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Sneakernomics: Tax Refund Delays Can Hurt the Sports Business

Feb 14, 2017
Matt Powell, Vice President, Senior Industry Advisor ;
Sports
@NPDMattPowell

In 2015 Congress passed the Protecting Americans from Tax Hikes (PATH) Act. One of the main provisions of PATH was to slow down taxpayer refunds for the Earned Income Tax Credit (EITC) and/or the Additional Child Tax Credit. The slowdown was intended to give the IRS more time to investigate for fraudulent claims. It is estimated that about 28 million taxpayers filed for EITC in recent years.

The effect of this slowdown in payments means that the IRS will not be issuing EITC refunds until February 15, 2017. Taking weekends, processing time, and the Presidents’ Day holiday into account, estimates are that refunds will not begin to be received until February 27, and many may extend into March.

EITC benefits low to middle income households with children. It allows parents to claim up to $3,300 for one child and more than $6,250 for three children. The magnitude of the credits is in the tens of billions of dollars.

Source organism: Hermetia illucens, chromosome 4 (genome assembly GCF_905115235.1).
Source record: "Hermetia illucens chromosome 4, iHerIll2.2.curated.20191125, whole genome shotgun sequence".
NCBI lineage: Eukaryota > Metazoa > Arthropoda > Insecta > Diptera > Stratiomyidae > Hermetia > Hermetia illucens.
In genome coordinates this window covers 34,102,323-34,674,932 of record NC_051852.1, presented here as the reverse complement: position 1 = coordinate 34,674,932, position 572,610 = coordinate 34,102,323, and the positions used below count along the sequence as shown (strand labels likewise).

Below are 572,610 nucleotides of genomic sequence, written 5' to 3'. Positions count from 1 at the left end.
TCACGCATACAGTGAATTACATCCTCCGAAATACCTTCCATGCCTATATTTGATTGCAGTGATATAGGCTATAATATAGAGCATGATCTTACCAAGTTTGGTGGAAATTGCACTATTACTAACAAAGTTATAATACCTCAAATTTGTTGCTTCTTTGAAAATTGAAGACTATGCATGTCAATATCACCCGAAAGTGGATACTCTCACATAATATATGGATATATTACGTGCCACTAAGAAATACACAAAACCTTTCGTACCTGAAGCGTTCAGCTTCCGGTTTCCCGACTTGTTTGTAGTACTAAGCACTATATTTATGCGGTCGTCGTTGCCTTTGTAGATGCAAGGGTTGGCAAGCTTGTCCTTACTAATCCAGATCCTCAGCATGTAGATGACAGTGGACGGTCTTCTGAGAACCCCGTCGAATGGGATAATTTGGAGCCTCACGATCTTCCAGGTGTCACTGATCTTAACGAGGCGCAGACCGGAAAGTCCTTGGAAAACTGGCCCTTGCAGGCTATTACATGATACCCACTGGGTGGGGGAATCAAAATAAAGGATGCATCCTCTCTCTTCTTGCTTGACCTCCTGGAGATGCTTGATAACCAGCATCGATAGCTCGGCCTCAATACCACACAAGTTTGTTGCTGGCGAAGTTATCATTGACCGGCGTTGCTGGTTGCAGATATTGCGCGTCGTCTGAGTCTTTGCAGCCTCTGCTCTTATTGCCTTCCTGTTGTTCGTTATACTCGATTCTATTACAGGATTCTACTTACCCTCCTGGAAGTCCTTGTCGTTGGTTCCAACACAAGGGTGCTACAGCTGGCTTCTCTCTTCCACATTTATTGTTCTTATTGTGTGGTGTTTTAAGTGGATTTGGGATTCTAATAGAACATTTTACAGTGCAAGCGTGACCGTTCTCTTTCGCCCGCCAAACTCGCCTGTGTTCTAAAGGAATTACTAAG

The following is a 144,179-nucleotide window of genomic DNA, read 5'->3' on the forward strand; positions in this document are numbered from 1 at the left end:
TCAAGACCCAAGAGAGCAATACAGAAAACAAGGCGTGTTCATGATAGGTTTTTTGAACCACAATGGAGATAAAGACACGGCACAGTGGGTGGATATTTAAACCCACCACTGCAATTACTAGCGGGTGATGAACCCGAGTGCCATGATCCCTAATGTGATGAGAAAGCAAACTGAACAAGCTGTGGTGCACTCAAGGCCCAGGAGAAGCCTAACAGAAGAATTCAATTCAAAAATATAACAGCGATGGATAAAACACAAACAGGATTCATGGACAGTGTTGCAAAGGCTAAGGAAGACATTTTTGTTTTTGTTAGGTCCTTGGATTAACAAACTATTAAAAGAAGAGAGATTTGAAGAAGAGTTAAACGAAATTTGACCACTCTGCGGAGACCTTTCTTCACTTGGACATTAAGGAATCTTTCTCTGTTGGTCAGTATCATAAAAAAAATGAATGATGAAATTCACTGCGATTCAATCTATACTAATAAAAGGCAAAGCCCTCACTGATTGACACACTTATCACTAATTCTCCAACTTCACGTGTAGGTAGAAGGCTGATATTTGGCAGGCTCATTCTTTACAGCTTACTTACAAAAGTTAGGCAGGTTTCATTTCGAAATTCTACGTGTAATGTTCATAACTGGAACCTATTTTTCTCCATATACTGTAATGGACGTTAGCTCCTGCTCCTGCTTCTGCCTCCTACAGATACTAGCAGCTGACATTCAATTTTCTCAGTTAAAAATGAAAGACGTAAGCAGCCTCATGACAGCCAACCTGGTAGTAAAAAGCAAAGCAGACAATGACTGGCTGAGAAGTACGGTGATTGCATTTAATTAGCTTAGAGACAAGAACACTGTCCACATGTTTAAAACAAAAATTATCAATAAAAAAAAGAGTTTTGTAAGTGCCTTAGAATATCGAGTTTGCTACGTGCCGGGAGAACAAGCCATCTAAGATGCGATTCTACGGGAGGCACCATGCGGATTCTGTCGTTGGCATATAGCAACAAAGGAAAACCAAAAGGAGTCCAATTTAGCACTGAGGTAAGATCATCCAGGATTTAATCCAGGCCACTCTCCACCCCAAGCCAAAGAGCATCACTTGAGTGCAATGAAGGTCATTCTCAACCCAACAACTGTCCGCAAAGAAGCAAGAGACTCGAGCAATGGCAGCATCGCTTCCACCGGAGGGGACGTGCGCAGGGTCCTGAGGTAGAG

Since most low to middle income families are living paycheck to paycheck, this tax credit is a financial windfall. Many low to middle income families spend their tax refunds as soon as they receive it.

The timing of the refund has a profound impact on sports retail, particularly sneaker sales. In years past, processing glitches have delayed refunds and the industry suffered until the refunds hit.

We can expect a soft February for sales of athletic footwear and apparel due to this new law. While the industry will make up these sales in March, it will make trending difficult and retailers and brands anxious. Coupled with a late Easter this year, Q1 will be a challenging one for the sports industry.



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